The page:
Ruins at Karacaören

In the restaurant Can, the eldest brother greets you, shows you the daily catch and your table. One can’t fail to notice the large bar, the little dancing area below the disco ball and the ping pong table. Later in the night, all will be busy. 

Can is the manager / fisherman and knows all the regulars. And regulars from all over the world know and come to this little shabby restaurant with it’s simple menu and friendly atmosphere. There’s always a restaurant like this in all the sailing destinations around the world, Old tables and chairs, mismatched cutlery and a unique charm. You go there to have a nice dinner, booze and chat with fellow sailors, and you always have a good time.

Sailors welcome

That’s one of the places I collect stories. Plus, as a bonus, this one comes with one of the best views as a backdrop with the dominating shadow of Baba Mountain and the lights of Ölüdeniz creating a fantastic tableau. 

Babadağ at the horizon

In the kitchen there’s Ceylan, an ex-banker turned cook and also the middle sister, preparing the dishes together with Julie, originally from Netherlands who came here as a tourist one day, met Can and stayed on. Now she speaks perfect Turkish and she’s responsible for the mezes, the bar and managing the guests.  The veggies are coming from their own garden at Kayaköy, 8 km away, as is the running water through pipes.  They make their own cheese and yogurt from the milk of the goats their father keeps and if you go there for breakfast, the apricots and prunes for the home made jams come from their backyard, together with the olives. Couldn’t be more organic than that.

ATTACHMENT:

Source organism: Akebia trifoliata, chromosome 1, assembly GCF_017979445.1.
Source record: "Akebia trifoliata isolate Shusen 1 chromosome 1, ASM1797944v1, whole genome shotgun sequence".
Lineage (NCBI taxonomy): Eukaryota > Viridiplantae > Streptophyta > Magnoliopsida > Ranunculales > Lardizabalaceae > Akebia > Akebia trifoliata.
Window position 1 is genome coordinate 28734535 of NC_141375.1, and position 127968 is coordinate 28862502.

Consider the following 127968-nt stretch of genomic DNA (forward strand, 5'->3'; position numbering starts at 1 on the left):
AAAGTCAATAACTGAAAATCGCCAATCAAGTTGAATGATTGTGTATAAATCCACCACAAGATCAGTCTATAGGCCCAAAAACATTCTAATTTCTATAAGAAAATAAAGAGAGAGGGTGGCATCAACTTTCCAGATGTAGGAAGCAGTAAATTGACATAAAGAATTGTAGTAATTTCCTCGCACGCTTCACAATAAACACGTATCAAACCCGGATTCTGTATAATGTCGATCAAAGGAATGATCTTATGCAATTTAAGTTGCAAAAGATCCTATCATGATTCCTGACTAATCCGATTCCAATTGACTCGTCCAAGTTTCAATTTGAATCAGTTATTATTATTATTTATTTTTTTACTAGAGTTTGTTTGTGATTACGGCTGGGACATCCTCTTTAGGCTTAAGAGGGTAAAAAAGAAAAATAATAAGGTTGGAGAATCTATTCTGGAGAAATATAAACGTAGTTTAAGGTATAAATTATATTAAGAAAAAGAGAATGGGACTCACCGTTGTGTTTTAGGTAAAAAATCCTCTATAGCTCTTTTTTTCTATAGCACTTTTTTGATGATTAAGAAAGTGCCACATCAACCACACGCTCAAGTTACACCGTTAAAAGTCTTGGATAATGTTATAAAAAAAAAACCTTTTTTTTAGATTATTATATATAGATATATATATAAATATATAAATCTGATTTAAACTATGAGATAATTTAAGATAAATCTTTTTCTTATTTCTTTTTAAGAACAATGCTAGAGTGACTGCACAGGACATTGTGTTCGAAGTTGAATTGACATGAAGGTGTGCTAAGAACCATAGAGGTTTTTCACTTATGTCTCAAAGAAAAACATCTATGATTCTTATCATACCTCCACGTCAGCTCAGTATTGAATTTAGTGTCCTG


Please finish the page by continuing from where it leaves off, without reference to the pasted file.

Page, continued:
Nature and history

A small note on Kayaköy : After WW1 and the Turkish Independence War, the government of the new Turkish Republic made agreements with Greece and some Balkan countries that were all under the rule of the Ottoman Empire before the war to ‘exchange’ the people who suddenly found themselves living in another country not exactly sympathetic to their roots or religion. It was bizarre and often sad but it worked and whole villages were exchanged peacefully under this agreement. 
Kayaköy or Lebessos as it was known then is one these exchange villages. It was a Greek Orthodox village built over the hills, and when the new occupants arrived, instead of populating the old village they chose to make their new homes in the plain, closer to the water and roads. So Kayaköy was abandoned in its entirety. Today its churches, houses and winding roads are run- down but very much standing, and of course a tourist attraction. It could be climbed from Gemiler Bay, or you can rent a car and drive there. It’s well worth a visit. Nowadays it’s also possible to buy one of the houses and renovate. I think we’ll soon see a bunch of fashionable little hotels and holiday rentals popping up there.